Why Healthy Eating Laws in Schools Don’t Work



The late great Dale Carnegie wrote:

There is only one way under high heaven to get anybody to do anything … Yes, just one way. And that is by making the other person want to do it.

It’s a shame that policy makers and school administrators don’t seem to have read any of Carnegie’s work because had they absorbed the quote above, perhaps they may have come up with something better to offer students.

People think that school represents the perfect place to undo parenting errors. They think that by bringing in a new school rule or program, that children will be set for life. Some of the rules and regulations in a school near you include:

– Anti-bullying programs

– Sex Ed programs

– Junk Food policies

– Playground no hugging rules

– Toilet rules

– Drug programs

– Anti-gambling programs.


And it goes on and on ….


Is this really a bad thing? What’s wrong with scrapping junk food from school?

Of course nothing is wrong with instilling healthy eating habits, teaching children about what constitutes bullying and how important it is to avoid drugs.  But to be successful you’re going to need more than a worthy cause.

The problem with schools taking on these issues is that schools already have a stigma for most children. Whether we like to admit it or not, most kids hate school and they hate what they are taught at school. So whether it’s a math or science lesson or its a discussion about the dangers or excess sugar consumption, the chances of breaking through are difficult. It requires a positive and creative approach.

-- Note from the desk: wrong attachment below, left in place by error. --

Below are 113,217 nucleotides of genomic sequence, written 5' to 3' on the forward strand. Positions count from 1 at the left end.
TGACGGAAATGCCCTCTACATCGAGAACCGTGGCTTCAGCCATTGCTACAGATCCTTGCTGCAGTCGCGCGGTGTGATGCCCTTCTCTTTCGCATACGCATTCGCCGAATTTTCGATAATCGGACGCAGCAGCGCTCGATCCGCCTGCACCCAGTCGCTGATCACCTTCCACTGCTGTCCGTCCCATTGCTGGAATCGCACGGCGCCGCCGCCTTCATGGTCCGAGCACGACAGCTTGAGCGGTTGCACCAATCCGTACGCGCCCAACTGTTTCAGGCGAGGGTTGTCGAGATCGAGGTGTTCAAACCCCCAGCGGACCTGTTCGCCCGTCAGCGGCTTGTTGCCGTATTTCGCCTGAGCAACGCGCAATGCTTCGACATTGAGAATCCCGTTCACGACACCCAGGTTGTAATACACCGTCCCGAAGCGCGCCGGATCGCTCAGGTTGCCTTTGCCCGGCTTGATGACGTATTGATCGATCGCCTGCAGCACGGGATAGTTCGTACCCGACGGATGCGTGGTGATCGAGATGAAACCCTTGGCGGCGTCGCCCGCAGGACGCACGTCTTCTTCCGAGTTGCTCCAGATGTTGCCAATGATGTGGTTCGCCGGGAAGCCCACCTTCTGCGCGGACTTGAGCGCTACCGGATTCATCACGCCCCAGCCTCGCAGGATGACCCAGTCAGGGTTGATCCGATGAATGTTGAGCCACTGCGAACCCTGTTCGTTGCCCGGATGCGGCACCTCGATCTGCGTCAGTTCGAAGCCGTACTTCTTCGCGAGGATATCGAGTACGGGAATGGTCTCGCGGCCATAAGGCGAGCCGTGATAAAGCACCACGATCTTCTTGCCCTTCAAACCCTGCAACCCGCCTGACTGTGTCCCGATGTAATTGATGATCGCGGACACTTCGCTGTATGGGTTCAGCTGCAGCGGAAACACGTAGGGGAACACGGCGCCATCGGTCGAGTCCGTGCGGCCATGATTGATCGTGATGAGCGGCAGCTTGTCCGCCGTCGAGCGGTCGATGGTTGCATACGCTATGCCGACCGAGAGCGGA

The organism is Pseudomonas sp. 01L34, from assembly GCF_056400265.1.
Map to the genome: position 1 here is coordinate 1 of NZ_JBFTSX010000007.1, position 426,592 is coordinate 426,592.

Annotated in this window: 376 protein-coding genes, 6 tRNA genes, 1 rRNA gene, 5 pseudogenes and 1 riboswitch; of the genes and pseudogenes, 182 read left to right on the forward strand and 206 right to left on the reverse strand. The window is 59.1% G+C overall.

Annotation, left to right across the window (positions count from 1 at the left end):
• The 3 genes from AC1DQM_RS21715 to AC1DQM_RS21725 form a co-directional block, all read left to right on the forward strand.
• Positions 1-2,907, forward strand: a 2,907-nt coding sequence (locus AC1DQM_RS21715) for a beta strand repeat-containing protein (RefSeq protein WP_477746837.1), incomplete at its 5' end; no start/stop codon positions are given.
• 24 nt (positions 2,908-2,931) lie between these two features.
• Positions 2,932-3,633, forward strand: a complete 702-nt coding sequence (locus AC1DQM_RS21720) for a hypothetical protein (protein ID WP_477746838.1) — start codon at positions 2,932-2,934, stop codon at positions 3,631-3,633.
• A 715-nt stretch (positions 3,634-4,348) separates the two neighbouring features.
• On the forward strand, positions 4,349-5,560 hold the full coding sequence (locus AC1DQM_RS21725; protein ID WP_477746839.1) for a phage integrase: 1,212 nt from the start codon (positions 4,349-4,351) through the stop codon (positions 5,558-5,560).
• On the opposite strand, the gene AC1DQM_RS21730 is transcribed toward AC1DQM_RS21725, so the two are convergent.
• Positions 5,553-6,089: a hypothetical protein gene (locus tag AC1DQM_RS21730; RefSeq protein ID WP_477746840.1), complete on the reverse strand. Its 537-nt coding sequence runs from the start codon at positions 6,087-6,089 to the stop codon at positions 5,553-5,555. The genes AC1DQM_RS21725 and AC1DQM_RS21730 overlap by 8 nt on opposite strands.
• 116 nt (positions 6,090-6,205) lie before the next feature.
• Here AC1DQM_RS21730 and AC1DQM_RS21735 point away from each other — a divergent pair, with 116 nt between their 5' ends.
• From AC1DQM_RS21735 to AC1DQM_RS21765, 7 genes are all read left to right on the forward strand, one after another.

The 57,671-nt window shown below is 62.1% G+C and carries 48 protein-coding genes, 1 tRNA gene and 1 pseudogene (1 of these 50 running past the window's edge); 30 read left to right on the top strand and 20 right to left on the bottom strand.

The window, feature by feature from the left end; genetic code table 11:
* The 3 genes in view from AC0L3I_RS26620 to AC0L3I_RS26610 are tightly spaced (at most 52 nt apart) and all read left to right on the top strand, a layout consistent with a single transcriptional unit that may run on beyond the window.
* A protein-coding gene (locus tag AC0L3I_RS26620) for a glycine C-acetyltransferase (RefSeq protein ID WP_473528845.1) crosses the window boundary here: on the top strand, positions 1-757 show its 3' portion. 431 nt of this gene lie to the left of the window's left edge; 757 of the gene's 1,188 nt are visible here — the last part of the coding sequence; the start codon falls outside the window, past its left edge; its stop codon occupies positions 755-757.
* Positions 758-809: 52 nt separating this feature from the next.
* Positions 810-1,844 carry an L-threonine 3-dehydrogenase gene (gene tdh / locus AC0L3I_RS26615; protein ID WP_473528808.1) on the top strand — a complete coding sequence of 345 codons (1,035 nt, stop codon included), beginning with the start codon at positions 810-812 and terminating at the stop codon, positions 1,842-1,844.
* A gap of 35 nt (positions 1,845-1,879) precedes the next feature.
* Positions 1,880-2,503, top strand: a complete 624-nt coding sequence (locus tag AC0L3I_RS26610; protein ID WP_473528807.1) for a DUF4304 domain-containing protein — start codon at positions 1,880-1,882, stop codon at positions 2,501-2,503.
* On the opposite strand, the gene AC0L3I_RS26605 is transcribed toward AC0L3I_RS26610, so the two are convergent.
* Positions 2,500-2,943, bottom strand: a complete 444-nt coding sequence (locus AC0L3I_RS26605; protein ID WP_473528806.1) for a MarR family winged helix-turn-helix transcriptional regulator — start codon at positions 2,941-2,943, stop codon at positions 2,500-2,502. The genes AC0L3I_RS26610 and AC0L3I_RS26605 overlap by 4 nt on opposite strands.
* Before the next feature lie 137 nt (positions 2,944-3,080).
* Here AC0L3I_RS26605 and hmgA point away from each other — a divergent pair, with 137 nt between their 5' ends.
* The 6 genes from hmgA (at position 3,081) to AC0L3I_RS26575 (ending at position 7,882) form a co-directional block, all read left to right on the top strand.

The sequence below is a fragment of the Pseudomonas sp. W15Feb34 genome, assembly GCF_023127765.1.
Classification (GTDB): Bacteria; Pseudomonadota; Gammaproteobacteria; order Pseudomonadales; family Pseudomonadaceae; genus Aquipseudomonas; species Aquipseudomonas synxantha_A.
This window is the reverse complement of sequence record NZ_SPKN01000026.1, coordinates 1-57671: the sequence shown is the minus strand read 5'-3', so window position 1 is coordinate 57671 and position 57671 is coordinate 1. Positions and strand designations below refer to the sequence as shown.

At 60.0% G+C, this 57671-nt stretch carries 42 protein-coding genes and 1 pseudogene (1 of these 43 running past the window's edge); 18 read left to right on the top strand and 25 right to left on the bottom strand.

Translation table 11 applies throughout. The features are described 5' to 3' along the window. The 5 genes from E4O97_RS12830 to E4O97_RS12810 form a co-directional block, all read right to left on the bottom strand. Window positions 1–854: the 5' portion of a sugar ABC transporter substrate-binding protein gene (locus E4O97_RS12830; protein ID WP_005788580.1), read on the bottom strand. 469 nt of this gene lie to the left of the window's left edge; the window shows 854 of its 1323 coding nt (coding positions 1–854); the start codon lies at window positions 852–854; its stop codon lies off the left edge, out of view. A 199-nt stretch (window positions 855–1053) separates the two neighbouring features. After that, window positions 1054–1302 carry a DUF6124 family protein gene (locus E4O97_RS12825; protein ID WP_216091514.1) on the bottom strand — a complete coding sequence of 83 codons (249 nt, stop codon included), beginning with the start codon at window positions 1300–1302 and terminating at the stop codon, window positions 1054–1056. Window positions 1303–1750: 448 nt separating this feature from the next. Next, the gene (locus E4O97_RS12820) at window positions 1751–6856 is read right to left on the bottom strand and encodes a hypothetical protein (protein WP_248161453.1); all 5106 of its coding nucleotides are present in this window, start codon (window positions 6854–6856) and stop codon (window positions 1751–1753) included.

And let’s face it, the programs eluded to above often look and feel like schoolwork. They often consist of worksheets and paired activities and feature mini-quizzes. Why do the people who put together these programs think that if they put an animal mascot on the front of the pack and crossword on page five that kids will warm to the content? No child has ever been fooled by such a gimmick.

And inflexible rules are worse. Sure, it’s not ideal for kids to be eating chips or popcorn at school, but taking away their treats is yet another way of reinforcing the stigma that schools are overbearing, ruthless and prison like. I just read that Brussels want to ban yogurts and cheese from school lunches. If I was a school kid in Brussels I would want to go home and douse myself in cheese just out of spite!

It is such a breath of fresh air when a great anti-bullying initiative or healthy eating idea surfaces. One that captures the students’ imagination and encourages rather than bans, nurtures rather than smothers.

If you want children to listen they must want to listen. Don’t shove draconian rules and anti-bullying packs down their throats. Give them something that doesn’t look or feel like school work.


Click on the link to read You Can’t Have Your Lunch and Eat it Too

Click on the link to read How Many Teachers Does it Take to Change a Lightbulb? (Part 1)

Click on the link to read Girl Faces Expulsion for Being a Victim of Bullying

Click on the link to read Cancer Sufferer Claims she was Banned from Daughter’s School Because of her “Smell”

Click on the link to read Top 10 Most Unusual School Bans


Tags: , , , , , , , , , , , , ,

2 Responses to “Why Healthy Eating Laws in Schools Don’t Work”

  1. samkbell Says: